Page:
Multilateral Trade Liberalization and regional Trading Arrangements (RTAs) have brought about significant erosion of border tariffs in international trade in recent years. Concurrently Non-Tariff Barriers (NTBs) have assumed greater importance in regulating trade-related activities. If developing countries want to enter the global market, they must be able to comply with many export requirements such as standards and technical regulations usually referred to as Technical Barriers to Trade (TBT).
Compliance with a reliable Quality Infrastructure (standards, technical regulations, metrology, testing, quality assessment, certification and accreditation) is therefore a key determinant of export competitiveness for developing countries. Current global trade is based on technology-intensive manufacturing and other processes on the one hand, and growing demands for safety, quality and innovation from consumers on the other. A sound Quality Infrastructure (QI) is therefore a gateway for developing countries to improve their competitiveness and connect to global value chains. It also builds investor confidence in developing countries keen to attract much needed foreign direct investment for their development.
The weakness of the QI sector in ACP countries, many of which are small and vulnerable economies creates impediments for their trade with third countries in spite of generous duty-free and quota-free market access granted to them by the EU and some other developed countries. Addressing TBT obstacles and building the capacity of their QI sector is no doubt an important trade facilitation step in boosting exports of ACP countries.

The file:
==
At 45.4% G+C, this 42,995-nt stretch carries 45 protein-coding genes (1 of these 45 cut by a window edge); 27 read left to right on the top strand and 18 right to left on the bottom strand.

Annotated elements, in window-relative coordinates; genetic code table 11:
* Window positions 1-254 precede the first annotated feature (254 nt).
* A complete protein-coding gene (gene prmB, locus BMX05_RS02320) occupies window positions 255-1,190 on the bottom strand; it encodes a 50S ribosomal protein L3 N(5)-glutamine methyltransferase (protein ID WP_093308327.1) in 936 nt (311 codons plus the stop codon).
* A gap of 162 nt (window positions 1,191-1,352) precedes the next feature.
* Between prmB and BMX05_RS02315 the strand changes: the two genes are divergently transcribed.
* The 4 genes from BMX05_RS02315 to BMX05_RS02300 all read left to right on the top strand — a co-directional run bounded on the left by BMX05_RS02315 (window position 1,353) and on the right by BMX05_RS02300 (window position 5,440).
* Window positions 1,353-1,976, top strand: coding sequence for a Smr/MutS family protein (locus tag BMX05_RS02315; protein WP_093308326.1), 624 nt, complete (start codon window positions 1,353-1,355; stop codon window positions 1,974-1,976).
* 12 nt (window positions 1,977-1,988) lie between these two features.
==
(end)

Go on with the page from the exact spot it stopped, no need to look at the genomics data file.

Addressing this problem at the country and regional levels is one of the objectives of the TBT Programme. So too is strengthening the capacity of ACP countries and their regional organisations in complying with TBT on external markets and encouraging their effective participation in the shaping of TBT issues and defining and enforcing legitimate and adequately harmonized technical regulations on their internal markets in conformity with existing WTO agreements.
The Programme addresses TBT issues in ACP countries at three levels, namely:
- Upgrading and strengthening Quality Infrastructure and related institutions
- Empowering economic operators and export sectors to comply with international market requirements
- Disseminating results, good practices and experiences.
The Programme is financed by the European Union under the 10th European Development Fund. It is a demand-driven Programme responding to requests for capacity building from ACP countries to ensure full ownership by the ACP beneficiaries.
The TBT Programme is your Programme for addressing technical barriers to trade in your countries and the PMU invites you to derive the utmost benefit from it.